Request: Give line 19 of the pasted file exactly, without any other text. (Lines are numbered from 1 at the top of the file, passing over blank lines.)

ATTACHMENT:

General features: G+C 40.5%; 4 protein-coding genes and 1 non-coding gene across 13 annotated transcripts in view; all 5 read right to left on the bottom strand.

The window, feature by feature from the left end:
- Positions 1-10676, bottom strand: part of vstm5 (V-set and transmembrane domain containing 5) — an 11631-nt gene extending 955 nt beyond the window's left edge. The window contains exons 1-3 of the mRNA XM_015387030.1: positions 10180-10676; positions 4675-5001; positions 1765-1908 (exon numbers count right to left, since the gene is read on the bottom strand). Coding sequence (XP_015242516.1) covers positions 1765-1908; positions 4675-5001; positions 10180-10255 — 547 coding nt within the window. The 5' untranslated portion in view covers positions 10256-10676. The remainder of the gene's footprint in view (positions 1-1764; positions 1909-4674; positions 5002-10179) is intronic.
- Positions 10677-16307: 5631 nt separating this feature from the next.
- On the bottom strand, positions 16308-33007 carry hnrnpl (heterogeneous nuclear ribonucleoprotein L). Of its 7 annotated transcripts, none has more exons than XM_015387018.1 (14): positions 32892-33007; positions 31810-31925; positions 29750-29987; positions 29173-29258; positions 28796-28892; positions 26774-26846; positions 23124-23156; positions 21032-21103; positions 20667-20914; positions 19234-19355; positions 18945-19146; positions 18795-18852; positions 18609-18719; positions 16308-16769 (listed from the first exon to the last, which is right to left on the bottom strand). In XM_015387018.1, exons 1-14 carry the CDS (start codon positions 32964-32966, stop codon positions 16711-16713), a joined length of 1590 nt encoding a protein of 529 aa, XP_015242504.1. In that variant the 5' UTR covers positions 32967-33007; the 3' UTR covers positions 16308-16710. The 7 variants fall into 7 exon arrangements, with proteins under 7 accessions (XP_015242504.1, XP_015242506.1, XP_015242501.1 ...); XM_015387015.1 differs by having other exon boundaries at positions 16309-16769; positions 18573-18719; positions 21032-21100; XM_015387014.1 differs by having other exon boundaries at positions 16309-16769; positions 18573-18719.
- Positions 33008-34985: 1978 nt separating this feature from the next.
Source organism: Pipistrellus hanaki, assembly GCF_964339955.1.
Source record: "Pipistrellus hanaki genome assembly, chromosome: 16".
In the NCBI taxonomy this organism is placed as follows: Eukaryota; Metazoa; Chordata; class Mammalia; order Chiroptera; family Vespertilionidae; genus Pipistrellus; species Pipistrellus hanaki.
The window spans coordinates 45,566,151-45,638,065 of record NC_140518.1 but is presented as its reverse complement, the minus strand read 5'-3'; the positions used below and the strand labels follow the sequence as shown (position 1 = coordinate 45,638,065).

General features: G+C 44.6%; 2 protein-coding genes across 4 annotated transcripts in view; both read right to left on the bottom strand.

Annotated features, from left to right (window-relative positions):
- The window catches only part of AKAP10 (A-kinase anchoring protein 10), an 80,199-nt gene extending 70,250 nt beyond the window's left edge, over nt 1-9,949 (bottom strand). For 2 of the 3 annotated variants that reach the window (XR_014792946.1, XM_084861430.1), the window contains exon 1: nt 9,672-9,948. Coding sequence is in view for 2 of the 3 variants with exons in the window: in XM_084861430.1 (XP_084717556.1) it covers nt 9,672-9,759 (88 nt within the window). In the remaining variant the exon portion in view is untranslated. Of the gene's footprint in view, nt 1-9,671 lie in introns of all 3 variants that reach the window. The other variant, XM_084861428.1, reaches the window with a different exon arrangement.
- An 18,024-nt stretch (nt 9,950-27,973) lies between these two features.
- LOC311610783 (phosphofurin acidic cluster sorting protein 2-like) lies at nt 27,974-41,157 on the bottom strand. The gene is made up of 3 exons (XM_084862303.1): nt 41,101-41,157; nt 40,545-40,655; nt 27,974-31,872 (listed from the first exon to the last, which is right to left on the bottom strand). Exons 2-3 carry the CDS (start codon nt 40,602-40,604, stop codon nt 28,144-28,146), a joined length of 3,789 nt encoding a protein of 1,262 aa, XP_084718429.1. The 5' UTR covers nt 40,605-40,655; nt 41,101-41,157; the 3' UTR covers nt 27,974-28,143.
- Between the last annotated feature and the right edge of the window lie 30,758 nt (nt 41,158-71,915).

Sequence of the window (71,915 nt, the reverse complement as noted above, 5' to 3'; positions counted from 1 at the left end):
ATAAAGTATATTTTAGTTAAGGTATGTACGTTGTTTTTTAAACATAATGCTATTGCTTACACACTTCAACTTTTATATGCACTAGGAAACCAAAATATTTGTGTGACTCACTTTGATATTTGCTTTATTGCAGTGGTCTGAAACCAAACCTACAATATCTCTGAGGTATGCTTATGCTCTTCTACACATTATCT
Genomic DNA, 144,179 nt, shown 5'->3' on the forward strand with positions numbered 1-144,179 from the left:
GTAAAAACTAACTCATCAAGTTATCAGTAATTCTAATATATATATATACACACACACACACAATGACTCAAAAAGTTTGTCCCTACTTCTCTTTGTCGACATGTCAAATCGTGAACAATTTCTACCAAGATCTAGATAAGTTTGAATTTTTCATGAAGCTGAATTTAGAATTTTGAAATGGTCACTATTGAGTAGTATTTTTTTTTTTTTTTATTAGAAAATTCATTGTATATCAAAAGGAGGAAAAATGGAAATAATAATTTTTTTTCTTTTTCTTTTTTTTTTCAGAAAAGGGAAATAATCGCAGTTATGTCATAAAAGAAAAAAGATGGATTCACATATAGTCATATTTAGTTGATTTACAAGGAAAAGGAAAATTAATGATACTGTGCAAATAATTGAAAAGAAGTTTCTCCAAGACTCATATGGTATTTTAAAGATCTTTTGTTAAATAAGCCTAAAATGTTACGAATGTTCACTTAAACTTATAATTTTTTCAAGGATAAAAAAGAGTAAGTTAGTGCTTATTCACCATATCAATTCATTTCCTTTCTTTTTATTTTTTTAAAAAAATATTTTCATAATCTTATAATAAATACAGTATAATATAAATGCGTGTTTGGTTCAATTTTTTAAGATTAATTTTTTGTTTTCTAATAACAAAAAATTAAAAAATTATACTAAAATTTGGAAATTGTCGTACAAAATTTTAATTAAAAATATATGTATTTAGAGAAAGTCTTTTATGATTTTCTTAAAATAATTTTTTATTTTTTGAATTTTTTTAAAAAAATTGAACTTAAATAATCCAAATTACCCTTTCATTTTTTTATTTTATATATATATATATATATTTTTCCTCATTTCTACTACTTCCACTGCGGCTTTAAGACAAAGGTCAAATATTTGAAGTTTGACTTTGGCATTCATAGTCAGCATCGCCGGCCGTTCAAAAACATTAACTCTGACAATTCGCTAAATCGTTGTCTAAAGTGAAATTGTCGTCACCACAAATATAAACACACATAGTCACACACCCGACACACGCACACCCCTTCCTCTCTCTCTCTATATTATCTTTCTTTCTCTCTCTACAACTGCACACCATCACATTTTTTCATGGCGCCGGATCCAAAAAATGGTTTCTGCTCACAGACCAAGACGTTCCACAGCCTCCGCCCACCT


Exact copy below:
Genomic DNA, 144,179 nt, shown 5'->3' on the forward strand with positions numbered 1-144,179 from the left: